The vulnerability is expected to impact major cloud providers, such as Amazon Web Services (AWS)[23] and Google Cloud Platform. Cloud providers allow users to execute programs on the same physical servers where sensitive data might be stored, and rely on safeguards provided by the CPU to prevent unauthorized access to the privileged memory locations where that data is stored, a feature that the Meltdown vulnerability seems to be able to circumvent.
. . . and that Spectre (the more difficult to manage) may have even worse impacts:
As of 2018, almost every computer system is affected by Spectre, including desktops, laptops, and mobile devices. Specifically, Spectre has been shown to work on Intel, AMD, and ARM processors.[9][10] Intel responded to the reported security vulnerabilities with an official statement.[11] According to a statement by AMD, vulnerability to the second Spectre variant hadn't been demonstrated on AMD processors and posed "near zero risk of exploitation" due to differences in AMD architecture.[12] At present, Spectre has only been shown to work between user level programs, but it seems likely the attack can be developed further. While more difficult to utilize properly than Meltdown, Spectre may be much more challenging to defend against due to its generality. The original white paper even speculates that significant changes in microprocessor architecture might be needed in order to fully dispose of the problem. Furthermore, Spectre has the potential of having a greater impact on cloud providers than Meltdown. Whereas Meltdown allows unauthorized applications to read from privileged memory to obtain sensitive data from processes running on the same cloud server, Spectre can allow malicious programs to induce a hypervisor to transmit the data to a guest system running on top of it.[13]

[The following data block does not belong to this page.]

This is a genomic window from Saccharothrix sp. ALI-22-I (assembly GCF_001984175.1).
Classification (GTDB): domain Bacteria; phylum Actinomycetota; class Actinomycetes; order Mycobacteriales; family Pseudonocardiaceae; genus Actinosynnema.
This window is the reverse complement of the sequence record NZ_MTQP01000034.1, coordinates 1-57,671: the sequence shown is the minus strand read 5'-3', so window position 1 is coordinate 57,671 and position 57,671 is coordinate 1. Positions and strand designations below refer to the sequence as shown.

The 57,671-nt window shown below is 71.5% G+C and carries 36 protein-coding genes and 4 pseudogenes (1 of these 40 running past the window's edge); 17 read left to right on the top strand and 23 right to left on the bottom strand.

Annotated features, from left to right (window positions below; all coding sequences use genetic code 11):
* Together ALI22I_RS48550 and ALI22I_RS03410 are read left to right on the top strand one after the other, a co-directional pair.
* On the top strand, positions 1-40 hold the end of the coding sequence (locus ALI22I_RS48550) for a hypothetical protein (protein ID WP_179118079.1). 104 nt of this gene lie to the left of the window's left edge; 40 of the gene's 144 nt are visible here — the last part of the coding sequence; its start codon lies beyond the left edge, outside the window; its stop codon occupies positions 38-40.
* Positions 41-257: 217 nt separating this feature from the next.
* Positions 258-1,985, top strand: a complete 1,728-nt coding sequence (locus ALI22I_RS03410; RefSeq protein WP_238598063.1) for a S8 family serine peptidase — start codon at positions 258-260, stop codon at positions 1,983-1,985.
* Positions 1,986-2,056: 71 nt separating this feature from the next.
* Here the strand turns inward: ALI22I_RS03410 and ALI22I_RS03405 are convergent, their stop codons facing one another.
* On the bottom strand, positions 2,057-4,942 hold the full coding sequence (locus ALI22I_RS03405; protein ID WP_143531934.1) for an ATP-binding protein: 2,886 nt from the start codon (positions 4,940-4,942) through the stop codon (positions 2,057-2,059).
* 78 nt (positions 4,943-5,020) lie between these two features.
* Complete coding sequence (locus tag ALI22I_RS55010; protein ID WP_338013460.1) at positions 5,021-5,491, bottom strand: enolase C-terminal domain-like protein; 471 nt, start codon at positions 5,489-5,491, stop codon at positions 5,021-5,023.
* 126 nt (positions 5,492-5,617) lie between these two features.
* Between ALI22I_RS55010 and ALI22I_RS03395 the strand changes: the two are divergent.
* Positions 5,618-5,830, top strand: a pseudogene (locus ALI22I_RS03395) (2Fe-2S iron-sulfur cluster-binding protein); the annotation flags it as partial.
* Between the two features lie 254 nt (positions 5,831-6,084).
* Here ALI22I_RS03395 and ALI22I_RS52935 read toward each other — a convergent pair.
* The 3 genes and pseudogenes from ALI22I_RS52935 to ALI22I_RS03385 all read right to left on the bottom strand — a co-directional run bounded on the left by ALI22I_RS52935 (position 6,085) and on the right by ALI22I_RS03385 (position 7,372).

We will need to watch future developments. kairosfocus
Technical background here: https://googleprojectzero.blogspot.co.uk/2018/01/reading-privileged-memory-with-side.html https://spectreattack.com/spectre.pdf https://meltdownattack.com/meltdown.pdf Charles
Looks like the processor problem may go back to 1995 kairosfocus
Perhaps this is off-topic but somehow related to one of the major tech companies mentioned in KF's OP: https://newsroom.intel.com/news-releases/andrew-s-grove-1936-2016/ Dionisio
That highly sophisticated technology that most activities today depend on are designed and produced by intelligent agents that are far from perfect. Had those technological marvels been exposed to the level of environmental noise and the kind of physicochemical/electromagnetic/radiation stress biological systems have been under since we decided to do things our ways and consequently got kicked out of Eden, those amazing chips would have melted like butter in an oven at 200°C or in a better case would have looked like potato chips after an elephant stepped on them. Dionisio
H'mm: It just struck me how timely the parallel discussion on sufficient reliability is, given the above development: https://uncommondesc.wpengine.com/atheism/crs-fallibilism-vs-the-issue-of-sufficiently-reliable-rationality/ KF kairosfocus
An Unhappy New Year for computers and smart devices: the Meltdown & Spectre flaws in Intel, AMD and ARM processors. kairosfocus